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I need to implement secure data transfer from client to server (binary data). I'm looking for the solution that doesn't require clients to configure firewall exceptions.

Obvious choice is HTTPS. Most firewalls allow outgoing HTTPS by default. There're two issues with HTTPS:

  1. I don't want to implement HTTPS (even the simplest possible version) because I don't need its complexity. Simple custom secure binary protocol would be enough.

  2. I'd like to avoid overhead of base64 encoding required for binary data to be put into HTTP POST message (please correct me if I'm wrong). Client runs on weak hardware (embedded system).

Now, my assumptions. Since HTTPS is encrypted (by definition), firewall cannot parse it or check if data is base64 encoded. This means I can use my custom TCP secured protocol using HTTPS port (443) to imitate HTTPS and firewall won't be able to distinguish it from HTTPS. Please confirm or explain what's my mistake.

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closed as not a real question by bmargulies, jefflunt, Andy T, derobert, EJP Oct 26 '11 at 2:40

It's difficult to tell what is being asked here. This question is ambiguous, vague, incomplete, overly broad, or rhetorical and cannot be reasonably answered in its current form. For help clarifying this question so that it can be reopened, visit the help center.If this question can be reworded to fit the rules in the help center, please edit the question.

Why do you think that there is a 'simple binary' protocol that is secure enough for you, other than https? Why do you think that firewalls are too stupid to notice transactions that are not the standard setup transactions of TLS? –  bmargulies Oct 17 '11 at 13:09
@bmargulies: I meant "custom secure TCP protocol", i.e. over SSL connection. Edited the question. This level of security is enough for my needs. –  Andy T Oct 17 '11 at 13:12
https is just HTTP over ssl. What complexity are you hoping to remove? HTTP is an awfully simple protocol. You don't have to base64 the contents of a post, it can be arbitrary bytes with a suitable content type. Lots of REST-ful services work this way. –  bmargulies Oct 17 '11 at 13:17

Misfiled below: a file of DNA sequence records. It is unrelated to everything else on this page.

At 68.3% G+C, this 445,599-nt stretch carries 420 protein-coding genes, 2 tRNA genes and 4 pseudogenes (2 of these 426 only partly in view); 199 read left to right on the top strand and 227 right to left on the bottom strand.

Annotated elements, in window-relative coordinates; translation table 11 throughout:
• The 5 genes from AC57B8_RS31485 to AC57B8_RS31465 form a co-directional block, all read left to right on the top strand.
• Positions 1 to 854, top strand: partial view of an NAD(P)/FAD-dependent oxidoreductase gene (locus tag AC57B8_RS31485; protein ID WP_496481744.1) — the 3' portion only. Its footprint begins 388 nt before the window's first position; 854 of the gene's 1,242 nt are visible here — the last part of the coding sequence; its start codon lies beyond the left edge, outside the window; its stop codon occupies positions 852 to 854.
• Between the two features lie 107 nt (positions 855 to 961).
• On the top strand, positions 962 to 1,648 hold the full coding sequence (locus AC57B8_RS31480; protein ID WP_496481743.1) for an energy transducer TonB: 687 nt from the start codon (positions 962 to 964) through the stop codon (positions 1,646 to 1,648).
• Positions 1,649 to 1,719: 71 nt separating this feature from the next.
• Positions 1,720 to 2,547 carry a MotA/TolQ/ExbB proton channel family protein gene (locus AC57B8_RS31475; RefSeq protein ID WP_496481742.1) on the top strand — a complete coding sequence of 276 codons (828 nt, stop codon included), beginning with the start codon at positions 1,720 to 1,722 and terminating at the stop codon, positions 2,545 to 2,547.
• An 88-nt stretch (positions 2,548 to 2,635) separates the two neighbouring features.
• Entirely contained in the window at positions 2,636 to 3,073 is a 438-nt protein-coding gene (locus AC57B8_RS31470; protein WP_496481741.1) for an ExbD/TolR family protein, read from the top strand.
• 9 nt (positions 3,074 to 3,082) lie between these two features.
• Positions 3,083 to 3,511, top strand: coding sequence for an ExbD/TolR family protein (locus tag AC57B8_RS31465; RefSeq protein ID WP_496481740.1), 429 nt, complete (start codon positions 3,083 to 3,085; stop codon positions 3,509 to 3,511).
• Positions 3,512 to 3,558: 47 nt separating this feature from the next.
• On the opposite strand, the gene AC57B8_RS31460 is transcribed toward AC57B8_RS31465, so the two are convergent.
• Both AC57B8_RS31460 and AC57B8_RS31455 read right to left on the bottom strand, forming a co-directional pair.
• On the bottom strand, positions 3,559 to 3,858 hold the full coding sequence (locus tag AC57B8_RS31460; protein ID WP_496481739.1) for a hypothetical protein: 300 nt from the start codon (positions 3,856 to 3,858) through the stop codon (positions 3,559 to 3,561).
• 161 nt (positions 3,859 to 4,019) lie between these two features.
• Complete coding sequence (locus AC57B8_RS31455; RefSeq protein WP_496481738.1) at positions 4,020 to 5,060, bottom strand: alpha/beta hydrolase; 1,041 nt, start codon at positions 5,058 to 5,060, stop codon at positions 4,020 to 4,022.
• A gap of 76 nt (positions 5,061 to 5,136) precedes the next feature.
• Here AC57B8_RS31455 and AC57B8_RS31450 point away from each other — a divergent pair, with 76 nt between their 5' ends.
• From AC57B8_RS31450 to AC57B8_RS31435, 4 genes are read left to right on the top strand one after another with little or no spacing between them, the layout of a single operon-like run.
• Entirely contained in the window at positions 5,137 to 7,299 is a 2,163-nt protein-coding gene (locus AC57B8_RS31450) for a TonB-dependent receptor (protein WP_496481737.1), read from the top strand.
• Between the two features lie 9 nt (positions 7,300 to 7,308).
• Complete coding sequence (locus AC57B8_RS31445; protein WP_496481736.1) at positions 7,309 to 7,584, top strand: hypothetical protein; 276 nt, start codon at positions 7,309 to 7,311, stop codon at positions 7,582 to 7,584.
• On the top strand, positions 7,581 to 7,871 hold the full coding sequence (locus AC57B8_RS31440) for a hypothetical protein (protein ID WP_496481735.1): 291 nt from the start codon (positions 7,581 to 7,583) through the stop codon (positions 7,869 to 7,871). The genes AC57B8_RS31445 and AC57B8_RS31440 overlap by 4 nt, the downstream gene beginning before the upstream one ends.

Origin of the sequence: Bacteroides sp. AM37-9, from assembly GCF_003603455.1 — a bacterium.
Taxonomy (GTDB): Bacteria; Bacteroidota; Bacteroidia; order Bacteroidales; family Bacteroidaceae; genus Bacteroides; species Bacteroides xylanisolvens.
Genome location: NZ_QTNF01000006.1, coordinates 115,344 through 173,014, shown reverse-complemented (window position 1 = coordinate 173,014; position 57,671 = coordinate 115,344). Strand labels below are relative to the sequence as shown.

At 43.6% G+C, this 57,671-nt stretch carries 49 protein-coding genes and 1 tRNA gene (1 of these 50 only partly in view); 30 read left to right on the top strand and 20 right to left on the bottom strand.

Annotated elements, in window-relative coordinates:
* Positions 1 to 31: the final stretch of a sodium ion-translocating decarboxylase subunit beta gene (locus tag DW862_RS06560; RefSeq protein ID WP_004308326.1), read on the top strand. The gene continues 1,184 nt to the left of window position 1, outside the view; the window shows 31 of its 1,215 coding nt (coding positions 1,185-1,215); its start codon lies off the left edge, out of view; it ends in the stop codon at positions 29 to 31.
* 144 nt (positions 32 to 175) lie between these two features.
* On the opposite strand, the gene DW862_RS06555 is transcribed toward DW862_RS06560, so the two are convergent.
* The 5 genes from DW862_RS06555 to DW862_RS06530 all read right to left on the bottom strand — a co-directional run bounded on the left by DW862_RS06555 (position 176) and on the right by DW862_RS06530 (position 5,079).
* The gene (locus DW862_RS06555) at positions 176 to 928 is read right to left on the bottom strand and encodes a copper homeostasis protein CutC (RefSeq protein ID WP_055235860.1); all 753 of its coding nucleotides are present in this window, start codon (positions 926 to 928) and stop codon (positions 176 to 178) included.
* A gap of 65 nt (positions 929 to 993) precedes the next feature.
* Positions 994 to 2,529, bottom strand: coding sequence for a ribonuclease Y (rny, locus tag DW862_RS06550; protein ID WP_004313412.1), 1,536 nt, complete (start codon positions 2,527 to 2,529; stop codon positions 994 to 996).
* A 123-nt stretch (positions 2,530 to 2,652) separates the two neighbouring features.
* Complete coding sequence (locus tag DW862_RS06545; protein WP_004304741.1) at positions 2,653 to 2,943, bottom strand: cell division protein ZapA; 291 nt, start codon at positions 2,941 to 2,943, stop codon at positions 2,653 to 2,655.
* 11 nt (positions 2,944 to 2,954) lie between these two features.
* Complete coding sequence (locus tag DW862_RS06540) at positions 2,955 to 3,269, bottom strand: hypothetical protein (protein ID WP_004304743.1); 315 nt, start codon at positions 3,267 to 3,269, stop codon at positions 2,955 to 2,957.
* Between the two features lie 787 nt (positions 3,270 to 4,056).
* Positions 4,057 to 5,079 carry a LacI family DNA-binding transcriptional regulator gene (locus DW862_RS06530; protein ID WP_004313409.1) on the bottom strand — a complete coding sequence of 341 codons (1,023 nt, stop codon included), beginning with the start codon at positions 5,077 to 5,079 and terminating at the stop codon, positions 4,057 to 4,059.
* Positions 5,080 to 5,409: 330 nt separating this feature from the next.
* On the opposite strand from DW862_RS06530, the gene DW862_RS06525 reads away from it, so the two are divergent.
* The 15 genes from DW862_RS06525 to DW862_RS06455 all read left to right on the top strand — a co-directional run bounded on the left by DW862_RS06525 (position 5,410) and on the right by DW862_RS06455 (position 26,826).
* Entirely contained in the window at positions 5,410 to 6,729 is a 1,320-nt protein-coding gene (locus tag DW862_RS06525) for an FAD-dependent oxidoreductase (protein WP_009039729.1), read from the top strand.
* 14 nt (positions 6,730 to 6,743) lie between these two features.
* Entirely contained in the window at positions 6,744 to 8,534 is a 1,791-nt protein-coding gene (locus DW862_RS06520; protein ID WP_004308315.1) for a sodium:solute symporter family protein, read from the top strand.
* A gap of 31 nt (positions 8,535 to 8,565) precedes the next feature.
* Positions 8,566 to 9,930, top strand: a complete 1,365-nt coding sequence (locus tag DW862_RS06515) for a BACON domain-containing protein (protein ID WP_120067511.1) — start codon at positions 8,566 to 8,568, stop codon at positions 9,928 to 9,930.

another option is to use one of many existing open-source HTTP servers. But again this looks more complicated than two-fields stateless custom protocol –  Andy T Oct 17 '11 at 13:30
I'm a little confused. Base64 is unacceptable overhead, but SSL/TLS is fine? Unless you have your SSL/TLS fully offloaded onto dedicated crypto processors, its so much more expensive than Base64 that its not funny. –  derobert Oct 26 '11 at 2:00

1 Answer 1

up vote 2 down vote accepted

IMO a firewall is not really a good firewall, unless the "default" configuration is to deny everything in/out (for instance, this is what a Juniper SRX and Cisco ASA do by default). The most common firewall configurations typically allow HTTPS through.

As for building your own custom protocol, please for the love of pizza (and your own sanity) use one of the many standardized file transfer protocols that already exist... the choices are wide open, such as ftp, rsync, http (see below), scp, and sftp.

Two things you need to think about...

  • The first thing you need to worry about is if your clients perform some kind of deep packet inspection to verify that you aren't just tunneling "other stuff" through TCP/443. This isn't common today, but some people do it.
  • Another point, some people (you may be surprised at how many) get a generic SSL certificate and build a transparent proxy for all http/https. That will mess your plans up; at this point you need https and POST.
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+1, especially for transparent proxy, I didn't think about this. custom protocol would be so simple that using any general-purpose protocol looks like an overkill in all aspects: implementation complexity, 3rd-party dependency, performance etc. But that transparent proxy idea makes me think twice. about sftp and others, aren't they less popular as firewall default exceptions? –  Andy T Oct 17 '11 at 13:41
@Andy T, yes transparent HTTP/HTTPS proxy is less common in residential firewalls, but significantly more common in corporate environments –  Mike Pennington Oct 17 '11 at 13:45

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